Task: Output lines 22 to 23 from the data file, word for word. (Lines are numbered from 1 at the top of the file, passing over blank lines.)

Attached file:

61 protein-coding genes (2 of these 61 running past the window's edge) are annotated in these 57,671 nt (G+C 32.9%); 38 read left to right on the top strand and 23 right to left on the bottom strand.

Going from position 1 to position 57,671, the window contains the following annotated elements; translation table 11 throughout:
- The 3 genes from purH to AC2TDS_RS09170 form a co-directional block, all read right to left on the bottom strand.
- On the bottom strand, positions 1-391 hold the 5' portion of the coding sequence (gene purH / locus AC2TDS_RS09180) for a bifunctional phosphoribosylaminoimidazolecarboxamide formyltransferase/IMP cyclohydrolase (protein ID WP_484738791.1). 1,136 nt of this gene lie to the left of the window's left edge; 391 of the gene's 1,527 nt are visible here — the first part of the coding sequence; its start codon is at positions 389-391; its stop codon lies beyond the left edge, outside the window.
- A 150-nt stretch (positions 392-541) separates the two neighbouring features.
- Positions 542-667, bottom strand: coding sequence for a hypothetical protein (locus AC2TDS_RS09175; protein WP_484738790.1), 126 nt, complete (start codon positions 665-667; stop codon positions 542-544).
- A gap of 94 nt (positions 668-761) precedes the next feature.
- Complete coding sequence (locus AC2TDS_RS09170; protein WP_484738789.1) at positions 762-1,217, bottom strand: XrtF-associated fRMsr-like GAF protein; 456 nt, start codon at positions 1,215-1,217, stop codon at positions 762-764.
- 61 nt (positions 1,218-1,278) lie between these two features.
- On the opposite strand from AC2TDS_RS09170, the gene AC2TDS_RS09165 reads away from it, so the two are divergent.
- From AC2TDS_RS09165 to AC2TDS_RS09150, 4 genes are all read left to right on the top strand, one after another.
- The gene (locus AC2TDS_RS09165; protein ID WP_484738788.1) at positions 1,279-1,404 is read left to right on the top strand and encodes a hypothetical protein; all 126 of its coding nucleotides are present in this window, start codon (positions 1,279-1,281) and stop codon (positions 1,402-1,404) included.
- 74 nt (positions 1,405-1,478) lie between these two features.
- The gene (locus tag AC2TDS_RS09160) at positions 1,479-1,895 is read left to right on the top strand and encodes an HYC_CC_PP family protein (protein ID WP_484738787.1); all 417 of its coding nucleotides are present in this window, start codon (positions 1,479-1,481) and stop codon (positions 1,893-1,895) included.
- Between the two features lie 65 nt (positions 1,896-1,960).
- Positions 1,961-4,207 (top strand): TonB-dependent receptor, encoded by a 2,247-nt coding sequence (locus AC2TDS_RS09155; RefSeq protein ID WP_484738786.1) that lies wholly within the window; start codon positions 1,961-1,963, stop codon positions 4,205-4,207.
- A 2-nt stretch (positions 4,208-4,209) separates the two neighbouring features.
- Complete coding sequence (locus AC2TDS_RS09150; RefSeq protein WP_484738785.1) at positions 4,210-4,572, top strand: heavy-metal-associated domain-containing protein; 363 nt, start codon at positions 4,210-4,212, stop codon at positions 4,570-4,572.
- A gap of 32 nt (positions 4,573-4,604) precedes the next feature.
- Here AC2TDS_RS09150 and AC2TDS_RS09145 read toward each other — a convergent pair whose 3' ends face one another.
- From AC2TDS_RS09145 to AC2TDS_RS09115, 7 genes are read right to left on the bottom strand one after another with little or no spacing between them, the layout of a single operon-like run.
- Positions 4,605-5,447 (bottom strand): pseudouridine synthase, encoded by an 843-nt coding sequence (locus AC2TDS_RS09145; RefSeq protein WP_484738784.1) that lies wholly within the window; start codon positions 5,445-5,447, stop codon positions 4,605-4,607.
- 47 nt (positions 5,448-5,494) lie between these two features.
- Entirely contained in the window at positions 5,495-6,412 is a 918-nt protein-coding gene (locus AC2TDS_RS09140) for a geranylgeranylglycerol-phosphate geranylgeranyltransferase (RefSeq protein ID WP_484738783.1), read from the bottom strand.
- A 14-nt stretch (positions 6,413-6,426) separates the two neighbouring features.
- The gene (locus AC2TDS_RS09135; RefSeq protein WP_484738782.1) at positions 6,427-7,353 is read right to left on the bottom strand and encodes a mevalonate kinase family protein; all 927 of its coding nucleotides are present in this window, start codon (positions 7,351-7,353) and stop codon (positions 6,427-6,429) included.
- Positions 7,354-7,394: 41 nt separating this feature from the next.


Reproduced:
- Positions 4,605-5,447 (bottom strand): pseudouridine synthase, encoded by an 843-nt coding sequence (locus AC2TDS_RS09145; RefSeq protein WP_484738784.1) that lies wholly within the window; start codon positions 5,445-5,447, stop codon positions 4,605-4,607.
- 47 nt (positions 5,448-5,494) lie between these two features.